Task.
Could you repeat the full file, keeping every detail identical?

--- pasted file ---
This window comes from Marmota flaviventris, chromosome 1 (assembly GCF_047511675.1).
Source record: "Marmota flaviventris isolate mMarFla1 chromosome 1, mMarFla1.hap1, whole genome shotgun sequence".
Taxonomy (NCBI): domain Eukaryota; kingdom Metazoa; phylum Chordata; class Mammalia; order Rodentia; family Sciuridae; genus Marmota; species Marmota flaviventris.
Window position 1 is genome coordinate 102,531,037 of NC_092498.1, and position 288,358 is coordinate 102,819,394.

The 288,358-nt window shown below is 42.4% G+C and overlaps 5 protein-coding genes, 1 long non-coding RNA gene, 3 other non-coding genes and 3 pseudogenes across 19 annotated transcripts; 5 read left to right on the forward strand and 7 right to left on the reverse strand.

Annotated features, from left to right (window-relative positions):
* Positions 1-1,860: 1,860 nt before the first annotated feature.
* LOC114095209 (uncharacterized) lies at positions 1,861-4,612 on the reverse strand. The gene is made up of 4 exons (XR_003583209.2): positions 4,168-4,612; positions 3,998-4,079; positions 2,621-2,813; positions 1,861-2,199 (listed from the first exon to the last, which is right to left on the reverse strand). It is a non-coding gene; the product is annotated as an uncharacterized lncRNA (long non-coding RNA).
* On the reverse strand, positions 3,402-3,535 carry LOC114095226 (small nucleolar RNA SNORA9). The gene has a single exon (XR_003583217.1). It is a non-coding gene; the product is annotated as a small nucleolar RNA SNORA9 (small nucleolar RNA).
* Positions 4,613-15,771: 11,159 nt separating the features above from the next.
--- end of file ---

This window comes from Marmota flaviventris, chromosome 1 (assembly GCF_047511675.1).
Source record: "Marmota flaviventris isolate mMarFla1 chromosome 1, mMarFla1.hap1, whole genome shotgun sequence".
Taxonomy (NCBI): domain Eukaryota; kingdom Metazoa; phylum Chordata; class Mammalia; order Rodentia; family Sciuridae; genus Marmota; species Marmota flaviventris.
Window position 1 is genome coordinate 102,531,037 of NC_092498.1, and position 288,358 is coordinate 102,819,394.

The 288,358-nt window shown below is 42.4% G+C and overlaps 5 protein-coding genes, 1 long non-coding RNA gene, 3 other non-coding genes and 3 pseudogenes across 19 annotated transcripts; 5 read left to right on the forward strand and 7 right to left on the reverse strand.

Annotated features, from left to right (window-relative positions):
* Positions 1-1,860: 1,860 nt before the first annotated feature.
* LOC114095209 (uncharacterized) lies at positions 1,861-4,612 on the reverse strand. The gene is made up of 4 exons (XR_003583209.2): positions 4,168-4,612; positions 3,998-4,079; positions 2,621-2,813; positions 1,861-2,199 (listed from the first exon to the last, which is right to left on the reverse strand). It is a non-coding gene; the product is annotated as an uncharacterized lncRNA (long non-coding RNA).
* On the reverse strand, positions 3,402-3,535 carry LOC114095226 (small nucleolar RNA SNORA9). The gene has a single exon (XR_003583217.1). It is a non-coding gene; the product is annotated as a small nucleolar RNA SNORA9 (small nucleolar RNA).
* Positions 4,613-15,771: 11,159 nt separating the features above from the next.